Oplink Communications, Inc.
(OPLK) recently reported revenues of $32.4 million for the fourth quarter of 2009, down 13.3% year over year but up 5.2% sequentially.

On a GAAP basis, net income was $249,000, or 1 cent per share. On a non-GAAP basis (excluding stock based compensation, amortization of intangibles and loss on sale of assets), EPS came in at 15 cents, easily beating the Zacks Consensus Estimate of 4 cents.

Total revenues for fiscal 2009 were $143.7 million, down 18.5% from a year ago. Net loss on GAAP basis was $13.8 million, or 67 cents. On a non-GAAP basis, net income stood at 52 cents.

Going forward, management stated that order visibility remains limited and expects revenues between $30 million and $34 million in the first quarter of fiscal 2010. Non-GAAP EPS is projected between 13 cents and 19 cents.

California-based Oplink provides design, integration, and optical manufacturing solutions (OMS) for optical networking components and subsystems.

The company believes it will drive growth going forward based on existing lean inventory levels at most of its customers, modest growth in telecommunications spending and upside potential from new design wins.

Oplink belongs to the smaller players in the optical networking component industry, which is dominated by bigwigs like JDS Uniphase (JDSU) and Finisar (FNSR). The company serves two important customers – Tellabs Inc. (TLAB) and Huawei. Nortel Networks, which was one of the prime customers of the company, filed for bankruptcy earlier this year.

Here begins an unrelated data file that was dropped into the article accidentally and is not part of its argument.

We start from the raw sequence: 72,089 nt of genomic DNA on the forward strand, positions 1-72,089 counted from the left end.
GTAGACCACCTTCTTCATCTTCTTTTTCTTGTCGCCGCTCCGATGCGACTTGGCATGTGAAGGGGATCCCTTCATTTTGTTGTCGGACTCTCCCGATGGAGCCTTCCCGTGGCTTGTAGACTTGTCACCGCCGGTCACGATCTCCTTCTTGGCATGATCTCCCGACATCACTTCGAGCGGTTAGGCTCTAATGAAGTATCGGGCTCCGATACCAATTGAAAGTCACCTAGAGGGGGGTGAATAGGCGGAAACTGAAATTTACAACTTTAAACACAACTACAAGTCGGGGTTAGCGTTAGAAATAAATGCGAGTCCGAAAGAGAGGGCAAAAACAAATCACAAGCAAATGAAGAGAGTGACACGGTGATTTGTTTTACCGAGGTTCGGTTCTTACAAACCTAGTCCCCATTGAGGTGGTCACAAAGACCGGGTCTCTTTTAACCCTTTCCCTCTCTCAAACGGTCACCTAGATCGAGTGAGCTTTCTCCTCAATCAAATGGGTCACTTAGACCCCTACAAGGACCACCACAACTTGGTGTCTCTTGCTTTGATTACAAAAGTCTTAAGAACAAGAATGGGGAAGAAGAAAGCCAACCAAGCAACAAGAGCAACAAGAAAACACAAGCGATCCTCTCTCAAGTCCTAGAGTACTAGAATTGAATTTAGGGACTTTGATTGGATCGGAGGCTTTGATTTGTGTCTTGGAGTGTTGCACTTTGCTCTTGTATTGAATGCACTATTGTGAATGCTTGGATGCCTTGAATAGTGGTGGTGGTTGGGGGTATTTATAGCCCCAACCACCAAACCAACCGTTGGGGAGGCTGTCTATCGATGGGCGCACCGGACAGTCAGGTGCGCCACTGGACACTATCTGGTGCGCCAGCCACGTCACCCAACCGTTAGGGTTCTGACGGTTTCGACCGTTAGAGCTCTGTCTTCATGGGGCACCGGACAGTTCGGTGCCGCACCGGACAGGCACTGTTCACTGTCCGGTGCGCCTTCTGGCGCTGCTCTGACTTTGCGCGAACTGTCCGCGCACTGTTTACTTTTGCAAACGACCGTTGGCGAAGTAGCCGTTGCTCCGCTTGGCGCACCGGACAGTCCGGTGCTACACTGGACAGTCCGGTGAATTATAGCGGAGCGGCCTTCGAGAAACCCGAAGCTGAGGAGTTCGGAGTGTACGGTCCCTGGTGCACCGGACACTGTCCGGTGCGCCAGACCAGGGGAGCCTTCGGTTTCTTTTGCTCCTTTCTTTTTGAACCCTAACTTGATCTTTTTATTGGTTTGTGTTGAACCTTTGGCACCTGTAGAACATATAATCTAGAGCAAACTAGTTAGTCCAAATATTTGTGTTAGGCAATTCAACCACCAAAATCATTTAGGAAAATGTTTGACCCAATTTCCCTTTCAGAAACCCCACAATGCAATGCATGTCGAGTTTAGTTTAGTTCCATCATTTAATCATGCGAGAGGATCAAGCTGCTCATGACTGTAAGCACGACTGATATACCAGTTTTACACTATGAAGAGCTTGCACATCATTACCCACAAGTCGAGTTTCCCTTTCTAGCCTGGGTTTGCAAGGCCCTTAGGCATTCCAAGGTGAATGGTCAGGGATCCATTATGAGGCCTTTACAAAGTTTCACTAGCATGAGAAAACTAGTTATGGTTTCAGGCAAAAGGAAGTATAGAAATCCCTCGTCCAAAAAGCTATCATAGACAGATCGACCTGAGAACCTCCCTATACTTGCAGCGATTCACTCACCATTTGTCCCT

However, Oplink continues to manage its business well despite the economic crisis. Margins continue to hold up as the management focuses on lowering the cost structure. Earlier, the company reduced its headcount and implemented other cost cutting measures, which include a temporary reduction in compensation for employees in North America and consolidation of its Calabasas facility into Fremont.

Meanwhile, the company aims to invest selectively in the next generation platform technology upgrade.

We believe business levels will remain lackluster until the large carriers resume meaningful capital spending, which could happen in the back-half of 2009 given potential government broadband infrastructure stimulus packages promised in key markets, including the U.S. and China.

Read the full analyst report on “OPLK”
Read the full analyst report on “JDSU”
Read the full analyst report on “FNSR”
Read the full analyst report on “TLAB”
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